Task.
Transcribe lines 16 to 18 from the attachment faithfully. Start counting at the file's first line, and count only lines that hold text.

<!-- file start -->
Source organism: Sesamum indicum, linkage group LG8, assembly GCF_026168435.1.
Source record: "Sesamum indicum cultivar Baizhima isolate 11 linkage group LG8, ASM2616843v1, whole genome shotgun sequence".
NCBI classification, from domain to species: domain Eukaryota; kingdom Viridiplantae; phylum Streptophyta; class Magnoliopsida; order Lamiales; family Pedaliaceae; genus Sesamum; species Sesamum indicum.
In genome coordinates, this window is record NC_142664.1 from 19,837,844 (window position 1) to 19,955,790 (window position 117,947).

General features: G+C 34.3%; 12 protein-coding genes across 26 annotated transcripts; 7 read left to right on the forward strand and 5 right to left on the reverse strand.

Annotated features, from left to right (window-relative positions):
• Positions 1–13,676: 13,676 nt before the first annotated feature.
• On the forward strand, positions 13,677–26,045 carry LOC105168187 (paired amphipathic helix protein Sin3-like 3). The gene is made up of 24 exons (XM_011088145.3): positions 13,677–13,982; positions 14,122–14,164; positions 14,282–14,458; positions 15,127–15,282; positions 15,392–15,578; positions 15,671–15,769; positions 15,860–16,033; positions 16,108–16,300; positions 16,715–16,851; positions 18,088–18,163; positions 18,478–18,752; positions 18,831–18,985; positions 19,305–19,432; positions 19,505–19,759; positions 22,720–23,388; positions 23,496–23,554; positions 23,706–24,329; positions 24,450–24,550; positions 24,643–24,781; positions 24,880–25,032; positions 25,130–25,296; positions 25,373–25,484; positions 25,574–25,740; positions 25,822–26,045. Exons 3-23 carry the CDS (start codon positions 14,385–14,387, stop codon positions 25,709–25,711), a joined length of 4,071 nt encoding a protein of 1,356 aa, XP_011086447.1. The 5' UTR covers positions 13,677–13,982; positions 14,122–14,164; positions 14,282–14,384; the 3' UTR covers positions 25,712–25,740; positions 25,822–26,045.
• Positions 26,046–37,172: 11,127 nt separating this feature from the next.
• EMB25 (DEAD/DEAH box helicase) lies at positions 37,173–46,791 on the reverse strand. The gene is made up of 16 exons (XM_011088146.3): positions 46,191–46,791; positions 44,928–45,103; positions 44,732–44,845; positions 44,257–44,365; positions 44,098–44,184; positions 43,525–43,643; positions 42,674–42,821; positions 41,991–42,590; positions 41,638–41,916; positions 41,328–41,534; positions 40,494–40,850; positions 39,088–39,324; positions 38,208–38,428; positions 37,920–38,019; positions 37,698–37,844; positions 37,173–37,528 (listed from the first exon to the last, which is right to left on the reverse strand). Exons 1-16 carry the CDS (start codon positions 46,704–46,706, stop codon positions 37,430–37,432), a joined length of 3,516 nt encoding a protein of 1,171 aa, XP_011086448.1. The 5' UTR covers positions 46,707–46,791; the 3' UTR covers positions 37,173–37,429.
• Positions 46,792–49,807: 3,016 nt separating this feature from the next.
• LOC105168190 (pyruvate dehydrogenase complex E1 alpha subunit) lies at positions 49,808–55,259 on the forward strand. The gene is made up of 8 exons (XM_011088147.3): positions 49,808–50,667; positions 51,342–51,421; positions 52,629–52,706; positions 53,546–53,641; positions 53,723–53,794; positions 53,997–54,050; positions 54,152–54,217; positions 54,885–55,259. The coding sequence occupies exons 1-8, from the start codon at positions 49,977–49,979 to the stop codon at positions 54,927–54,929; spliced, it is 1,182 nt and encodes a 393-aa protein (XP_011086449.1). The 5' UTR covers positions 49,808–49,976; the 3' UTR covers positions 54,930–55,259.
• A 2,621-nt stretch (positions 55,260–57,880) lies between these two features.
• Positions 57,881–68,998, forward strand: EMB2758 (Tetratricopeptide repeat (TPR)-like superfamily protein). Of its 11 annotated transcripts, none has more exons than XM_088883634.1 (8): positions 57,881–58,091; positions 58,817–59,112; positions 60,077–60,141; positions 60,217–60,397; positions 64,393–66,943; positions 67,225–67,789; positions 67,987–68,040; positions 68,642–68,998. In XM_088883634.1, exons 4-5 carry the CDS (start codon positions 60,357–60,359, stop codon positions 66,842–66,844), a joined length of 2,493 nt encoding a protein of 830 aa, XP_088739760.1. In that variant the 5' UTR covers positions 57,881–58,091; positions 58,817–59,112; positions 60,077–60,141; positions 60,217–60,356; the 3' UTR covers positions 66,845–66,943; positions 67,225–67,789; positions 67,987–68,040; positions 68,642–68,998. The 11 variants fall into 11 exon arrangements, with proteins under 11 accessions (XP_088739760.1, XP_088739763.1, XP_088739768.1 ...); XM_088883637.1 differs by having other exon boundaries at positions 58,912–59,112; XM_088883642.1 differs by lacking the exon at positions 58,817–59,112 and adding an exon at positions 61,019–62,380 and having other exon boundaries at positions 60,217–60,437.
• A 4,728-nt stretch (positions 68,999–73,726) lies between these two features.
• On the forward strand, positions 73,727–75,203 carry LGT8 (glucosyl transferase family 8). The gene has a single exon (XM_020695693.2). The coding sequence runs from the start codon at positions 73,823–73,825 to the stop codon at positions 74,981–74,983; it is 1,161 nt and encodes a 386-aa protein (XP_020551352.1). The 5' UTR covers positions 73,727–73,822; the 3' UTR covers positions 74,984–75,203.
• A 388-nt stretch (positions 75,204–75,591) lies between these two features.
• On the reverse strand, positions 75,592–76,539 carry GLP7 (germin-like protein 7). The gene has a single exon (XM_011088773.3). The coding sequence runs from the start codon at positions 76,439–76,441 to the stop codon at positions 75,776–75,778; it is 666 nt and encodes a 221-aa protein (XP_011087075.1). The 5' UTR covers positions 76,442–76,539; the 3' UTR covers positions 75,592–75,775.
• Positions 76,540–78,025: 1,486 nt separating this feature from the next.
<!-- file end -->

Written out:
• On the forward strand, positions 73,727–75,203 carry LGT8 (glucosyl transferase family 8). The gene has a single exon (XM_020695693.2). The coding sequence runs from the start codon at positions 73,823–73,825 to the stop codon at positions 74,981–74,983; it is 1,161 nt and encodes a 386-aa protein (XP_020551352.1). The 5' UTR covers positions 73,727–73,822; the 3' UTR covers positions 74,984–75,203.
• A 388-nt stretch (positions 75,204–75,591) lies between these two features.
• On the reverse strand, positions 75,592–76,539 carry GLP7 (germin-like protein 7). The gene has a single exon (XM_011088773.3). The coding sequence runs from the start codon at positions 76,439–76,441 to the stop codon at positions 75,776–75,778; it is 666 nt and encodes a 221-aa protein (XP_011087075.1). The 5' UTR covers positions 76,442–76,539; the 3' UTR covers positions 75,592–75,775.